For year 3, the school also tried No More Marking. If you’re not familiar with No More Marking (NMM), it is a way of assessing student work using comparative judgement. Comparative judgement compares one piece of work with another and repeats the process multiple times. There is significant evidence that NMM produces more meaningful assessment data. It also saves time. To hear more, you should listen to my podcast interview with Daisy Christodoulou. Daisy is the Director of Education at NMM and her latest book is ‘Teachers vs Tech’.
The way that Adam’s school use data is significant. Data identifies gaps to help target teaching and identify pupils whose progress indicates that they are in need of an intervention. The school have drawn on Covid catch up funding to inform teaching and learning. By working with Bromcom to develop their Primary Tracker in 3 schools within the Trust, they are helping to reduce the admin burden of mark sheets and make them even easier to fill in. They have also assisted with Teacher’s Dashboards, so that staff can jump to assessment data for their classes straight from their registers.
Adam Gough hopes that suppliers of management information systems (MIS) can continue to be open to change. One example of this is the system identifying potential pupil interventions while simultaneously linking back to statutory assessment points and Aspire targets. He hopes that technology, particularly MIS, can help staff collaborate more to produce greater efficiency and a more rounded pupil experience.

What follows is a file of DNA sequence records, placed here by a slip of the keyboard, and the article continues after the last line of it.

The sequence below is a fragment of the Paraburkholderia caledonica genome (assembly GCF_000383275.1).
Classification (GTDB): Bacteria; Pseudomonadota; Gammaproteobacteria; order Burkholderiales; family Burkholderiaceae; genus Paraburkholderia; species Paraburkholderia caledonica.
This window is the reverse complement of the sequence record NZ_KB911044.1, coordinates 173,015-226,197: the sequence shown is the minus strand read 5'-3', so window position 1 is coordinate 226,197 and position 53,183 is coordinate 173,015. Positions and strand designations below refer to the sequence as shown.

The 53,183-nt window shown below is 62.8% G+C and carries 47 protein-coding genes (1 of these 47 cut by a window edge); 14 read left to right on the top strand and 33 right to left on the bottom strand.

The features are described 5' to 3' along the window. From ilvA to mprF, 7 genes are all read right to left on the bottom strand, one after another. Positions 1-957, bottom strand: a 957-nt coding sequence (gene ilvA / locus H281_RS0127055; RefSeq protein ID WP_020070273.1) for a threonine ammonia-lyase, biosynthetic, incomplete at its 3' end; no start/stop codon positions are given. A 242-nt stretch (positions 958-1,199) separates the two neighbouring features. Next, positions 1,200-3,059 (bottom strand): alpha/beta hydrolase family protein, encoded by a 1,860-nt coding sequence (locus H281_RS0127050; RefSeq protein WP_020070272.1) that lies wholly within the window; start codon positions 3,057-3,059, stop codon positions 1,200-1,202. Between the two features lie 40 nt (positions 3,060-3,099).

What benefits have you taken from the initial lockdown?
The school were developing a new curriculum anyway but lockdown served as a catalyst to looking more closely at specific modules. When the staff and pupils were back in June, the school had a pleasant feel about it; they had been able to implement new strategies. The time that had elapsed made it feel more natural to introduce something new.
How has Covid changed how you use technology?
There has been a greater sense of collaboration between pupils, staff. Governors, MIS providers, the Trust board and parents. The use of technology has felt more natural, as circumstances have forced the issue.
The school were fortunate enough to be provided with some laptops with 4G routers. This meant that use online resources in school and not be disadvantaged when they needed to self-isolate. Pupils accessed work on Microsoft Teams. Primary pupils made use of resources on Seesaw, EYFS pupils could use packs of work on Tapestry.
Shared devices sometimes created problems within homes, especially when more than one family member wanted to use the same laptop. Another problem has been trying to balance the statutory obligation to provide learning and act on statutory data, with the less structured reality of Covid and trying to fit in activities around home life.
Next week, I will share an interview with Deborah Strain, a Trust Leader for Education with Eko Trust. Until then — stay safe and enjoy your education journey.
What would Tony Hart do?